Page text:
How do I Choose the Best Yoga Mat?

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  • Written By: Judith Smith Sullivan
  • Edited By: Susan Barwick
  • Last Modified Date: 31 January 2020
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The best yoga mat for you will be comfortable, functional, and fit into your budget. There are many types of yoga mats, made of synthetic and natural materials. There are also a wide range of decorative mats, but yoga demands different characteristics from the mat. Different styles of yoga call for different characteristics as well, so it's important to take your yoga style into consideration before making a purchase. The thickness, stickiness, size, type of material, and ease of washing are the features which should guide your choice.

Typically, a yoga mat is 0.125 inches (3.17 mm) thick. Travel mats are even thinner, as little as 0.0625 inches (1.58 mm) thick. Although thinner mats are usually lighter and easier to pack, they do not provide the comfort of thicker mats. If you find that you are often uncomfortable during your yoga routine, due to excessive pressure on your elbows, knees, or hips, then you may need a thicker mat. It should not exceed 0.25 inches (6.35 mm), however, since thicker mats can effect connection to the floor or cause instability while holding positions.


After deciding on the thickness of your mat, consider the amount of stickiness you need for your style of yoga. Stickiness is the grip of the material. It keeps you from sliding while holding positions, but also restricts ease and fluidity of motion. Aerobic intensive workouts often require higher stickiness than other types of yoga, but a mat with less stickiness is more suitable for traditional meditative yoga. The stickiness of a yoga mat depends on the material from which it is made.

The classic yoga mat is usually made of polyvinyl chloride (PVC), which is man made. Other materials used for yoga mats are natural rubber, cotton, jute — a grass fiber, and cork. Natural rubber and PVC mats have a high level of stickiness and durability, and they do not absorb moisture. Cotton and grass fiber mats do not have a lot of stickiness, which may make achieving certain positions difficult. Compared to PVC and natural rubber, cotton and grass fiber mats wear out very quickly and must be replaced often.

Often, the stickiness of a mat and its tendency to absorb moisture are inversely related. Mats with high stickiness often repel moisture, which is usually a desirable trait, since moisture often creates a foul odor when it becomes trapped in the material's fibers. Since mats will come into contract with moisture regularly from your workout, make sure that your mat is easy to clean. Look for machine washable fiber mats or PVC and natural rubber mats that can be wiped clean with a damp cloth. Avoid mats which require dry cleaning, since this is costly and causes excessive wear and tear on your mat.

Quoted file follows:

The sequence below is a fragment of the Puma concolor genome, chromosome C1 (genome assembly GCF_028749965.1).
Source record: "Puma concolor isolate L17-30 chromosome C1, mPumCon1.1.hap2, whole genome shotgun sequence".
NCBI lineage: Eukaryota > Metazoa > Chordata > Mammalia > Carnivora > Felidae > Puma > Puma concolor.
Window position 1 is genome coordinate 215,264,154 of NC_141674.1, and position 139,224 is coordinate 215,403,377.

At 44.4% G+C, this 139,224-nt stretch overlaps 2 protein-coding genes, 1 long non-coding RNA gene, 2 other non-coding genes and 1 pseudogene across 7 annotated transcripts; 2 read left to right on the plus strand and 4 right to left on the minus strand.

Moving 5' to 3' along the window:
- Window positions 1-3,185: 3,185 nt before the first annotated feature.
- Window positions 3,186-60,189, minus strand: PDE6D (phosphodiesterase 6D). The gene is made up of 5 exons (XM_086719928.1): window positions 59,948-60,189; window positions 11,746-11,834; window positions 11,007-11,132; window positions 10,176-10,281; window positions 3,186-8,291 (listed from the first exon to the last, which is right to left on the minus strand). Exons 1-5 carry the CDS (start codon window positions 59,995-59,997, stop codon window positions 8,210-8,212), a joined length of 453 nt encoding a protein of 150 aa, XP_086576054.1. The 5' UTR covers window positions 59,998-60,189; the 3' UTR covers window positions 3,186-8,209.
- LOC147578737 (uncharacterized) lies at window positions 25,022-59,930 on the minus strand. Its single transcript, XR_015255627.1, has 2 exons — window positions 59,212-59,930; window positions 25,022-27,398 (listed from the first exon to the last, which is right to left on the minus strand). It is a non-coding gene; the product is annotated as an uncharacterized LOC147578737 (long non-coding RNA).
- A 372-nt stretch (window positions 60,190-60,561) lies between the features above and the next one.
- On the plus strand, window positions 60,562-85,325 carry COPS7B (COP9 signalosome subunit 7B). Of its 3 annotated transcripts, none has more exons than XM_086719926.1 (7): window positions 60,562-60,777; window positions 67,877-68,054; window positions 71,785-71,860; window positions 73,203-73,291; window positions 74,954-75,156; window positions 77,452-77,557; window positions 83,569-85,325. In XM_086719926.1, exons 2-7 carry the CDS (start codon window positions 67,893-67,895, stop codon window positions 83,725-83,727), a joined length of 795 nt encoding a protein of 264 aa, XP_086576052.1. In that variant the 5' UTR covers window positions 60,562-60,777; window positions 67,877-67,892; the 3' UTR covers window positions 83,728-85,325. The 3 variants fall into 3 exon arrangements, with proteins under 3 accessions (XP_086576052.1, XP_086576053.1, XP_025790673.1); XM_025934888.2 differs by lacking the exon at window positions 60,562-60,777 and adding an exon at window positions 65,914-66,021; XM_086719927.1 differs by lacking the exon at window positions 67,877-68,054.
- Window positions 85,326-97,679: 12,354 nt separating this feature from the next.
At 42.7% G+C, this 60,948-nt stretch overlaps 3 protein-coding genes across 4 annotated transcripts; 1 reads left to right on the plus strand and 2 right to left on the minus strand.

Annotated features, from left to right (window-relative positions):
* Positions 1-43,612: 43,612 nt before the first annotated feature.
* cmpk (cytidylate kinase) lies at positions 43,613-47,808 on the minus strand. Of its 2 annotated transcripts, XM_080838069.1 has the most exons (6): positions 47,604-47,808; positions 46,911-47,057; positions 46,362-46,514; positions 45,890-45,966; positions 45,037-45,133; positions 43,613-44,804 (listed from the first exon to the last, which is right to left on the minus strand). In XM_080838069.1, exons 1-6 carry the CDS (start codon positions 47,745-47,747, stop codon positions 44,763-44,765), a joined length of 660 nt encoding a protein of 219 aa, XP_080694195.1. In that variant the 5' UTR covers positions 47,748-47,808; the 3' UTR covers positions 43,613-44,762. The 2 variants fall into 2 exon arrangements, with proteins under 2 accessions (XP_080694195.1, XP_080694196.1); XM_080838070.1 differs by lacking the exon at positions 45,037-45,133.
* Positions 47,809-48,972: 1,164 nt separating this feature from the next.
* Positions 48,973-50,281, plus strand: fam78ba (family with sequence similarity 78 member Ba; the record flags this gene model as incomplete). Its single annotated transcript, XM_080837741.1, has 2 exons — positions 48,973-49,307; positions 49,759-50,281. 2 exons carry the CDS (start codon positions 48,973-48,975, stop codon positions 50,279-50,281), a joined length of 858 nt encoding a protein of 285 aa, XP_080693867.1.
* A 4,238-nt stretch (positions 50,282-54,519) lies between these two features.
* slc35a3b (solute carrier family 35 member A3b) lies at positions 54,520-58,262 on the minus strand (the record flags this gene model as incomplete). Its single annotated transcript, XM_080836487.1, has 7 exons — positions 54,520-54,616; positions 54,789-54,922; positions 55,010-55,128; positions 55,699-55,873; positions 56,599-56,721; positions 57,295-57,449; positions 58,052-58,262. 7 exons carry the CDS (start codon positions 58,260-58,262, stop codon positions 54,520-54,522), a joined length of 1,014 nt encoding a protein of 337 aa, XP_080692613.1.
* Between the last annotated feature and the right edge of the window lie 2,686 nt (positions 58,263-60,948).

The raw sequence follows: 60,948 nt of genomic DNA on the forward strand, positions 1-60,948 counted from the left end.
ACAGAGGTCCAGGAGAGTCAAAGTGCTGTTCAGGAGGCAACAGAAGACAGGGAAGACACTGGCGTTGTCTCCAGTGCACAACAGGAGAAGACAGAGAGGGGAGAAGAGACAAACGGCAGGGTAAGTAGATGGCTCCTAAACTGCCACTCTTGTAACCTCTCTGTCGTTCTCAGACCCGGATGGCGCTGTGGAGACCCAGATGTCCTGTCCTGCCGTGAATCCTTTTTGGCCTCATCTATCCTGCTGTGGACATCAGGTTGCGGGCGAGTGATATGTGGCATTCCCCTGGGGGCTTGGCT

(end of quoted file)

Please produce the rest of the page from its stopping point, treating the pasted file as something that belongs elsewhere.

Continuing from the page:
Whatever thickness, stickiness, and material you chose for your yoga mat, you will find that there are a variety of styles and sizes available for reasonable prices. Chose a mat that is large enough for every type of position, including lying down. If you are exceptionally tall, you may have to have a custom mat cut to get the correct length. Mats come in almost every imaginable color, and many have attractive prints or weaves. A more decorative yoga mat, or a mat made of special material, may cost more than other yoga mats.


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Post 3

@Sporkasia - I can relate to misplacing things. You should buy the yoga mats that donate a part of the purchase price to a charity. At least this way when you have to buy a new one you will also be helping out a charity. My girlfriend buys the pink ones that help with breast cancer research.

Post 2

This may be because I am a scatter brain, but for whatever the reason, I am always losing and misplacing items, including my yoga mats. Initially, I bought the expensive yoga mats. When I lost a couple of them, I bought a yoga mat bag. I lost the bag and the mat. I left it someplace and I do not know where.

After too many lost and misplaced mats, I accepted the fact that this is part of my reality. So, I now buy cheap yoga mats, and I don't feel as bad about having to replace them when they disappear.

Post 1

When I began taking my first yoga class I was very excited. I was like a kid preparing for the first day of school when I went out to buy my yoga mat. The salesperson where I bought the mat showed me several mats and explained what was so good about each one of them.

By the time she had shown them all to me, I was so confused that I simply asked her which one she thought was best. I don't know whether it was a coincidence or not, but the yoga mat she recommended was also the most expensive one of the ones she had shown me. I bought it anyway.

As I said, I was

new at yoga at this time. So when I used the mat and it rubbed my toes and made them a bit sore, I thought this was just part of the routine. Later I learned that the texture of the particular type of mat I had bought was actually the issue. This mat had more grip, which was good in a lot of ways, but the roughness really began to bother my toes.

Since then, I have bought several other mats, each with its pros and cons, but I have yet to find the perfect one that eliminates all of my issues.

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